Conservation is rarely planned for the long term. Every year the media fauns over something new. One year it was plastic. The next, hedgehogs, beavers, water voles, rewilding, peat compost, ash dieback, wildflowers… they all get their moment in the limelight. Then, when the initial buzz wears off, funding dries up because something else has come along to campaign about. This year’s focus seems to be on UK temperate rainforests. I see the benefit of awareness, but this is a double-edged sword. Wistman’s Wood is probably the most well-known UK temperate rainforest. The rise in social media influencers and photographers taking shots to gain more likes and followers equally causes more foot traffic to these areas, harming the fragile ecosystem that a small group of people is trying to save.
Gross National Happiness
Around the same time my dad was birdwatching in Addu Atoll, E.F. Schumacher wrote, “Small is Beautiful: A study of economics as if people mattered.” He suggests natural resources should not be seen as expendable income but as capital and subject to continual depreciation and eventual depletion. More words from fifty years ago which still resonate today. He coined the term Buddhist Economics early in the 50s, which works by considering stages after a product is consumed in both the individual, society and the environment. Instead of focusing on maximising profit, they focus on minimising loss. Instead of focusing on gross national product, they focus on gross national happiness. It sees us as people who are interdependent with one another and with nature. People should not be dehumanised and seen as anonymous robots in the production line. Human craft is no longer important, and neither are human relationships. Why hire an artist or a writer when computer software lets you type in a prompt and produces it for you? Why talk to another person when you can ask a company chatbot? We evolved to use our hands and brain, but increasingly we invent methods to bypass using either. Despite growth, we are increasingly unhappy. There is too a desensitisation between people and nature. Some are unwilling to accept humans are contributing to climate change and environmental degradation. Many close their senses to it, arguing it is better to live in ignorance because their mental health will worsen if they dwell on it.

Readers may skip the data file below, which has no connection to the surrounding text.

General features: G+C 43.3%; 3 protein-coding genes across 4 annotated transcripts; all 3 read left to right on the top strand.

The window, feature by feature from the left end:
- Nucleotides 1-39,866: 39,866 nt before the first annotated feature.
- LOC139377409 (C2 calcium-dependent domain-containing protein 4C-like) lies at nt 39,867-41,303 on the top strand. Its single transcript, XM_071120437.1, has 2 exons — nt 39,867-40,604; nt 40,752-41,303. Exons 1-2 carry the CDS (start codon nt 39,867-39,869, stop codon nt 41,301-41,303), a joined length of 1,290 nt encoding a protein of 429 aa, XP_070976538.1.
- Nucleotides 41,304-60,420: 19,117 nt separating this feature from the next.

This week we are experiencing record temperatures across the globe. The UK government and opposition are questioning whether to water down their net zero policies because they would rather stay/get in power and enjoy the short-term benefits than face tackling climate change. Climate protesters are painted as villains. The suffragettes used such tactics, and I am glad because I now have the right to vote.
Not everyone has access to green spaces. Blistering hot temperatures or the pollution from wildfires might stop you from stepping outside. Part of my conservation work is encouraging people to reconnect with nature; to remind others we are a part of it. So how can you reconnect if you cannot access nature? The answer: through creativity.
Expressing nature through our writing
Someone told me they write because they liked the thought that they were creating rather than consuming and destroying. Let me ask, how do you express nature in your writing? Take a tree as an example. Do you convey how you or a fictional character interacts with the tree and the emotions you/they feel? Or do you embody the tree itself? Imagine the centuries it may have stood and its interaction with nature and other trees around it. Maybe this is the time to inject a little of what Thomas Hardy did in his novels and write the landscape like it is a character in itself. Untamed and unpredictable, beautiful and ugly, peaceful and violent. Reading Hardy, I notice he writes of things no longer present in our current landscape. Britain is one of the most nature-depleted places on the globe. Perhaps writers should write about their connection with nature for posterity. At least then, those who come after us will glean an idea of what it was once like to live alongside nature before we become alien to what we are a part of.